Audits, The Deep State And Least-Bad Options

      Congress will be releasing Mr. Trump's tax returns from during his original campaign and Presidency.  Most modern Presidents have just made them public as a matter of routine; he refused, saying he was under audit.

      But it is apparently mandatory for IRS to audit the tax returns of a sitting President.  That was news to me this morning and I'm in favor of it.  If any President used the complimentary shampoo at the hotel in Far-off Foreignistan, or the High Panjadrum there slipped him a diamond necklace, I want to know about it.  Whatever spare change he earned selling copies of Grit or hawking his autobiography, I want to know about it.  If he's given a huge wheel of cheese, lets it sit in the entrance hall of the White House for a year and then invites the public to drop by and eat it up?  I want an accounting of it -- and if he charges them a dime a nibble, he'd damned well better report that income.

      Here's the punchline: until 2019, none of Mr. Trump's Presidential-time tax returns were under audit.  That year, IRS apparently began to take a look at his 2015 (or 2016; reports vary) return, in a manner far more desultory than they did the year they decided losses on some rental property I owned weren't deductible but the income from it was, threw out my return and stuck me with a huge tax bill that took a decade to pay off.  --But of course, I wasn't their boss.  The good news is that if you've been fretting over a Federal "Deep State" gunning for poor old innocent Donald Trump, you can unclench: IRS is one of the biggest hammers in the Federal toolbox, and they deferred to the Chief Executive so abjectly that they didn't even do the auditing they are required by law to do.

      Meanwhile, their boss lied about being audited as an excuse not to make his tax returns public, even though there's nothing in the IRS audit process that demands secrecy.  The IRS knew his claim was untrue -- but said nothing, presumably unwilling to contradict the big man.  That's not a Deep State, it's a state of spinelessness.

      Elsewhere, the pundits are chewing away at the January 6 Committee's referrals to the Department of Justice, which include criminal charges for Mr. Trump's role in various phases of the insurrection and attempted autogolpe.  DOJ already had a Special Prosecutor on the job and their own list of possible charges (which as far as I know, they haven't shared), so it's impossible to know how all that's going to play out until it happens.  It's an ugly example of a very old principle: "If you strike at a king, don't miss."  Over at The Bulwark+,* Jonathan V. Last lays out the three possibilities and they're all bad:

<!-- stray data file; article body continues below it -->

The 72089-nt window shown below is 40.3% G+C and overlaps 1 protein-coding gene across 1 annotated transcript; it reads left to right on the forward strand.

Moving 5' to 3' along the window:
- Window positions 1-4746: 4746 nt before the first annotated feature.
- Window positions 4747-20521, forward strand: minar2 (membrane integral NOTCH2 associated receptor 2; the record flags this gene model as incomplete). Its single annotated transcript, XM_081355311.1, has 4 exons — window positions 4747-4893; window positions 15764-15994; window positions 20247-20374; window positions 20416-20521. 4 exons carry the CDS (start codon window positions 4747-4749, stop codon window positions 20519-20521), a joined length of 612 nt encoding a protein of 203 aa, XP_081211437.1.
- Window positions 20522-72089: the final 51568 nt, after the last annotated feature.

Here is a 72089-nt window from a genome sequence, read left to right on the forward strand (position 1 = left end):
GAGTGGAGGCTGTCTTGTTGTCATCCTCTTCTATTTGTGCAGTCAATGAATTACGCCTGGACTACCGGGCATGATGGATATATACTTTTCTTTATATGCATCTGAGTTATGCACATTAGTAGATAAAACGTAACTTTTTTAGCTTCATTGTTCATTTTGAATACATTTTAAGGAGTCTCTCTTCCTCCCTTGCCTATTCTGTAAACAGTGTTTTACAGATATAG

1. Do nothing: "Boys will be boys," which will show there's no downside to trying to grab the government by stealth or force other than some bad press.  In that case, it will happen again and again.  Eventually, someone's going to succeed and it's not going to matter much what flavor of authoritarian we get, it'll suck.  It'll be way worse, way sooner for some people than for others but in the not-so-long run, we'll all lose.  Even a cursory glance at 20th Century history makes that obvious.

      2. Go to court and lose: the same outcome as the first option, only now hard-core Trumpists (a subset of Republicans but a good-sized one) are even angrier than they were.  Expect more couping, now with extra revenge!  At least he will have had his day in court and with diligent attorneys on both sides, we can reasonably expect that a lot more of the facts will come to light.  And it does raise the stakes for any future coup attempts.

      3. Go to court and win: This is still not a happy reconciliation and a return to the halcyon days of yore; Mr. Trump's supporters will be madder yet, he'll be able to point to the trial as even more evidence for his claims of being persecuted and we'll still be short one functioning, normal political party.  On the other hand, we have the same benefit as option 2: the lawyers are going to be able to do some serious digging, witnesses will have to testify under oath and they will have far fewer excuses for keeping secrets.